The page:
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“New Beginnings” Preview at FemFest 2017

The project incited passionate responses at the preview at FemFest 2017. This was the first step towards realizing this production on stage. Professional theatre artists teamed up with new arrivals in an exchange of stories, music, and dance. Inspired by the input we received, we’ve been workshopping the script since September and continuing to add stories from newcomers of all ages and backgrounds.

new beggining.jpgWe are excited to finally bring the collaboration to the stage later this spring! Witness the coming together of a diverse range of artists, community members, recent newcomers and established immigrants. Through the use of dance, music, visual art and storytelling, we will come together to explore the themes of displacement and resettlement.

Before the performance, you can also check out our lobby art installation featuring paintings, photography, and film by local refugee artists. We’ll also be offering an ASL-interpreted performance, translation services, and child-minding to make the show as accessible as possible. Following the performance, we’ll be hosting regular conversation circles to foster dialogue about the stories depicted and welcome people to offer their own stories in return.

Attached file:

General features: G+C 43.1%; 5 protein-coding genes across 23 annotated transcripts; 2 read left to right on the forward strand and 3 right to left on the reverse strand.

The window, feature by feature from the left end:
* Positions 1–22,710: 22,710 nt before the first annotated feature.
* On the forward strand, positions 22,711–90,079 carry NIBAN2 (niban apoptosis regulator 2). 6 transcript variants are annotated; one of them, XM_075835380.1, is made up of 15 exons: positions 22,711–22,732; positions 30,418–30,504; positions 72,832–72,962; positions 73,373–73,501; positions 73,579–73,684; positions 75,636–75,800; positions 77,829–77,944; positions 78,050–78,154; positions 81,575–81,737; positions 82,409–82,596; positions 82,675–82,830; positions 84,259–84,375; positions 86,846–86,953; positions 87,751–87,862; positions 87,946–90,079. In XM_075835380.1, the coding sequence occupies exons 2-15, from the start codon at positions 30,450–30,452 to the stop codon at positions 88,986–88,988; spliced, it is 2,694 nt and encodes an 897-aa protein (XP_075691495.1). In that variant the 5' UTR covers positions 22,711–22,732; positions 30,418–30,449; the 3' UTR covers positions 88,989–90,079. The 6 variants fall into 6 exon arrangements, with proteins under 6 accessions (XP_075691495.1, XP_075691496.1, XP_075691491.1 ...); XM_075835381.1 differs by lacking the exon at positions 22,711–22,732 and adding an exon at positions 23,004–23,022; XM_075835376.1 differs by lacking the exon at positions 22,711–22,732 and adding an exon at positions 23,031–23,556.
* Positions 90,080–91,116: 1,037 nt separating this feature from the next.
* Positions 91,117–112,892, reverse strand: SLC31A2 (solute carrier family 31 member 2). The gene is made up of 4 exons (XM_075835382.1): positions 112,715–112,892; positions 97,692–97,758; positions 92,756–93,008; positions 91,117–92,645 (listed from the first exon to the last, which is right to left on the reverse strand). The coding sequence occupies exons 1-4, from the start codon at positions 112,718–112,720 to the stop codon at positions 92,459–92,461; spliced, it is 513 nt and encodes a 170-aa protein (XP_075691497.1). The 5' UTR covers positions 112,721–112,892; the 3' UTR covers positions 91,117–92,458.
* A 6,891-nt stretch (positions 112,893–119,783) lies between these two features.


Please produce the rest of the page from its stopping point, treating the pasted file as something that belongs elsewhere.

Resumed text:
Stay tuned in the coming weeks as we feature the amazing artists participating!

27907465_1675043125940329_5390131185813551337_o.jpgThis unique production will also run in the same space as One Trunk Theatre’s new show Boundary Avenue: a documentary-style play co-created by Liam Zarrillo, Andraea Sartison, and Caroline Wintoniw. The show looks at the town of Emerson and the influx of asylum seekers who have crossed into Manitoba over the past year. One Trunk Theatre is excited to share their research and to support those who lent their stories for the development of the play by donating back the proceeds from this production. There will be special opportunities to see both productions – check out Brown Paper Tickets for package deals!

You can catch the world premiere of New Beginnings May 22-27 at the Asper Centre for Theatre and Film (at the University of Winnipeg). For more details and to purchase your tickets, click here!

Inspiring Collaboration

One of the most exciting aspects of producing International Women’s Week Cabaret of Monologues: I Am Unstoppable is seeing incredible artists work together – often for the very first time! This week we feature one of these brand new collaborations with the team behind Captain of My Ship along the pair of familiar collaborators behind, I’ve Never Been Very Good at Drawing Hearts, But I Keep Trying.

Captain of My Ship playwright, Kathy France, saw the piece arise while working on a full-length play that explores female archetypes and how they resonate in contemporary women’s lives.

Kathy France headshot 2017

Kathy France

“Spoken word? Never wrote a piece before I wrote this one. Now it’s a thing I do”, says France. “I was a director first, then grew the courage to act, then took on producing in foreign countries so I could get myself on stage, then grew the courage to write.”